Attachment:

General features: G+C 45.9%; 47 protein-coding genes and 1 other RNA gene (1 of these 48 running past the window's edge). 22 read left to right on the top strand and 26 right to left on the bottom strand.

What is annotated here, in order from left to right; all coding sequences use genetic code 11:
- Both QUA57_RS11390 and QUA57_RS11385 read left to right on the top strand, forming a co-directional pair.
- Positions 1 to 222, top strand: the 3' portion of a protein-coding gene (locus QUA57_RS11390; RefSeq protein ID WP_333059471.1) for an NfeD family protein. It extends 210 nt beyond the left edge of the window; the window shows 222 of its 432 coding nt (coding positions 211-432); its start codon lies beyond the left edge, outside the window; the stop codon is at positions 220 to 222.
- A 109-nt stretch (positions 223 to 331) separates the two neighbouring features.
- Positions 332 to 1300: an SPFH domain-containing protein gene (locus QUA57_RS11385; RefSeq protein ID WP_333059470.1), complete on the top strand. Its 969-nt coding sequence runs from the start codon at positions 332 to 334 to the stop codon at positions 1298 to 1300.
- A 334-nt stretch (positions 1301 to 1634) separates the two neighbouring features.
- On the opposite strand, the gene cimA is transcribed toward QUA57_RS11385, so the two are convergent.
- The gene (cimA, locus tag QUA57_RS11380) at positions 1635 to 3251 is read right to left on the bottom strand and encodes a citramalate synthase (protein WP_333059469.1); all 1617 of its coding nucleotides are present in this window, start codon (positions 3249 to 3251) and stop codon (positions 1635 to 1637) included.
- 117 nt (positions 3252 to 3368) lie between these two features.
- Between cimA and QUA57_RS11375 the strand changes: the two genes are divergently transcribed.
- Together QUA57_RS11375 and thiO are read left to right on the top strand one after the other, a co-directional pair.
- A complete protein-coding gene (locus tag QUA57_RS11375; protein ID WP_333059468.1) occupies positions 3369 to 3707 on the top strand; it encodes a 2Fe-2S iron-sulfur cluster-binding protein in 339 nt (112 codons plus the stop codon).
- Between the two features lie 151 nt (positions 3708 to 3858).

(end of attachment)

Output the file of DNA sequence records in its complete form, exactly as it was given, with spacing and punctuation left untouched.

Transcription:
General features: G+C 45.9%; 47 protein-coding genes and 1 other RNA gene (1 of these 48 running past the window's edge). 22 read left to right on the top strand and 26 right to left on the bottom strand.

What is annotated here, in order from left to right; all coding sequences use genetic code 11:
- Both QUA57_RS11390 and QUA57_RS11385 read left to right on the top strand, forming a co-directional pair.
- Positions 1 to 222, top strand: the 3' portion of a protein-coding gene (locus QUA57_RS11390; RefSeq protein ID WP_333059471.1) for an NfeD family protein. It extends 210 nt beyond the left edge of the window; the window shows 222 of its 432 coding nt (coding positions 211-432); its start codon lies beyond the left edge, outside the window; the stop codon is at positions 220 to 222.
- A 109-nt stretch (positions 223 to 331) separates the two neighbouring features.
- Positions 332 to 1300: an SPFH domain-containing protein gene (locus QUA57_RS11385; RefSeq protein ID WP_333059470.1), complete on the top strand. Its 969-nt coding sequence runs from the start codon at positions 332 to 334 to the stop codon at positions 1298 to 1300.
- A 334-nt stretch (positions 1301 to 1634) separates the two neighbouring features.
- On the opposite strand, the gene cimA is transcribed toward QUA57_RS11385, so the two are convergent.
- The gene (cimA, locus tag QUA57_RS11380) at positions 1635 to 3251 is read right to left on the bottom strand and encodes a citramalate synthase (protein WP_333059469.1); all 1617 of its coding nucleotides are present in this window, start codon (positions 3249 to 3251) and stop codon (positions 1635 to 1637) included.
- 117 nt (positions 3252 to 3368) lie between these two features.
- Between cimA and QUA57_RS11375 the strand changes: the two genes are divergently transcribed.
- Together QUA57_RS11375 and thiO are read left to right on the top strand one after the other, a co-directional pair.
- A complete protein-coding gene (locus tag QUA57_RS11375; protein ID WP_333059468.1) occupies positions 3369 to 3707 on the top strand; it encodes a 2Fe-2S iron-sulfur cluster-binding protein in 339 nt (112 codons plus the stop codon).
- Between the two features lie 151 nt (positions 3708 to 3858).